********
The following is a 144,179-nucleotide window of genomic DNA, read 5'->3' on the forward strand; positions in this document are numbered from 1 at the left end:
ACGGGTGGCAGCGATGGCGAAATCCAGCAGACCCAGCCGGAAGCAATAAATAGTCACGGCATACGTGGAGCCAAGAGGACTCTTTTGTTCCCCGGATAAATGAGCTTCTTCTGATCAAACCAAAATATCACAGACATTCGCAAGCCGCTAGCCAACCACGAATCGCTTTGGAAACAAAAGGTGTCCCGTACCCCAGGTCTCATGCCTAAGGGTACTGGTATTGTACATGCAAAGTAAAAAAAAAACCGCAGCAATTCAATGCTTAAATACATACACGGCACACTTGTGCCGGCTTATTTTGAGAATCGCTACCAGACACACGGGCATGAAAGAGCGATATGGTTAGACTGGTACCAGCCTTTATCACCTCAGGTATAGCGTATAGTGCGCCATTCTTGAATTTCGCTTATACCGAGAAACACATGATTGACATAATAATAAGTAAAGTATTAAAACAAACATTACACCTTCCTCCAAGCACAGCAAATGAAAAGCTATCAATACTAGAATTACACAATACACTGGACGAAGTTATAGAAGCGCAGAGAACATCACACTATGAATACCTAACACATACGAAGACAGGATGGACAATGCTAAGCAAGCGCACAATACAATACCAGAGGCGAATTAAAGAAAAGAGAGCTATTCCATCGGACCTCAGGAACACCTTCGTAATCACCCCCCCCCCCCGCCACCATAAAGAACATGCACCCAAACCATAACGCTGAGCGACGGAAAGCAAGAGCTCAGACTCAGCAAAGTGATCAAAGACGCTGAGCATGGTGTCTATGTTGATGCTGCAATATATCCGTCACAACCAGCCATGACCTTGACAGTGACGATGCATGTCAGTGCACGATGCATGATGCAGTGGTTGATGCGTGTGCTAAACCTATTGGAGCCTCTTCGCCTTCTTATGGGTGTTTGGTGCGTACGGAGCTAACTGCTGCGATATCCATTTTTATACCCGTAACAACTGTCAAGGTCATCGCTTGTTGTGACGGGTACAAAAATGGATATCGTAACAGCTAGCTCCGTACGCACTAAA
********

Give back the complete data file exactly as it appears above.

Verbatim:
The following is a 144,179-nucleotide window of genomic DNA, read 5'->3' on the forward strand; positions in this document are numbered from 1 at the left end:
ACGGGTGGCAGCGATGGCGAAATCCAGCAGACCCAGCCGGAAGCAATAAATAGTCACGGCATACGTGGAGCCAAGAGGACTCTTTTGTTCCCCGGATAAATGAGCTTCTTCTGATCAAACCAAAATATCACAGACATTCGCAAGCCGCTAGCCAACCACGAATCGCTTTGGAAACAAAAGGTGTCCCGTACCCCAGGTCTCATGCCTAAGGGTACTGGTATTGTACATGCAAAGTAAAAAAAAAACCGCAGCAATTCAATGCTTAAATACATACACGGCACACTTGTGCCGGCTTATTTTGAGAATCGCTACCAGACACACGGGCATGAAAGAGCGATATGGTTAGACTGGTACCAGCCTTTATCACCTCAGGTATAGCGTATAGTGCGCCATTCTTGAATTTCGCTTATACCGAGAAACACATGATTGACATAATAATAAGTAAAGTATTAAAACAAACATTACACCTTCCTCCAAGCACAGCAAATGAAAAGCTATCAATACTAGAATTACACAATACACTGGACGAAGTTATAGAAGCGCAGAGAACATCACACTATGAATACCTAACACATACGAAGACAGGATGGACAATGCTAAGCAAGCGCACAATACAATACCAGAGGCGAATTAAAGAAAAGAGAGCTATTCCATCGGACCTCAGGAACACCTTCGTAATCACCCCCCCCCCCCGCCACCATAAAGAACATGCACCCAAACCATAACGCTGAGCGACGGAAAGCAAGAGCTCAGACTCAGCAAAGTGATCAAAGACGCTGAGCATGGTGTCTATGTTGATGCTGCAATATATCCGTCACAACCAGCCATGACCTTGACAGTGACGATGCATGTCAGTGCACGATGCATGATGCAGTGGTTGATGCGTGTGCTAAACCTATTGGAGCCTCTTCGCCTTCTTATGGGTGTTTGGTGCGTACGGAGCTAACTGCTGCGATATCCATTTTTATACCCGTAACAACTGTCAAGGTCATCGCTTGTTGTGACGGGTACAAAAATGGATATCGTAACAGCTAGCTCCGTACGCACTAAA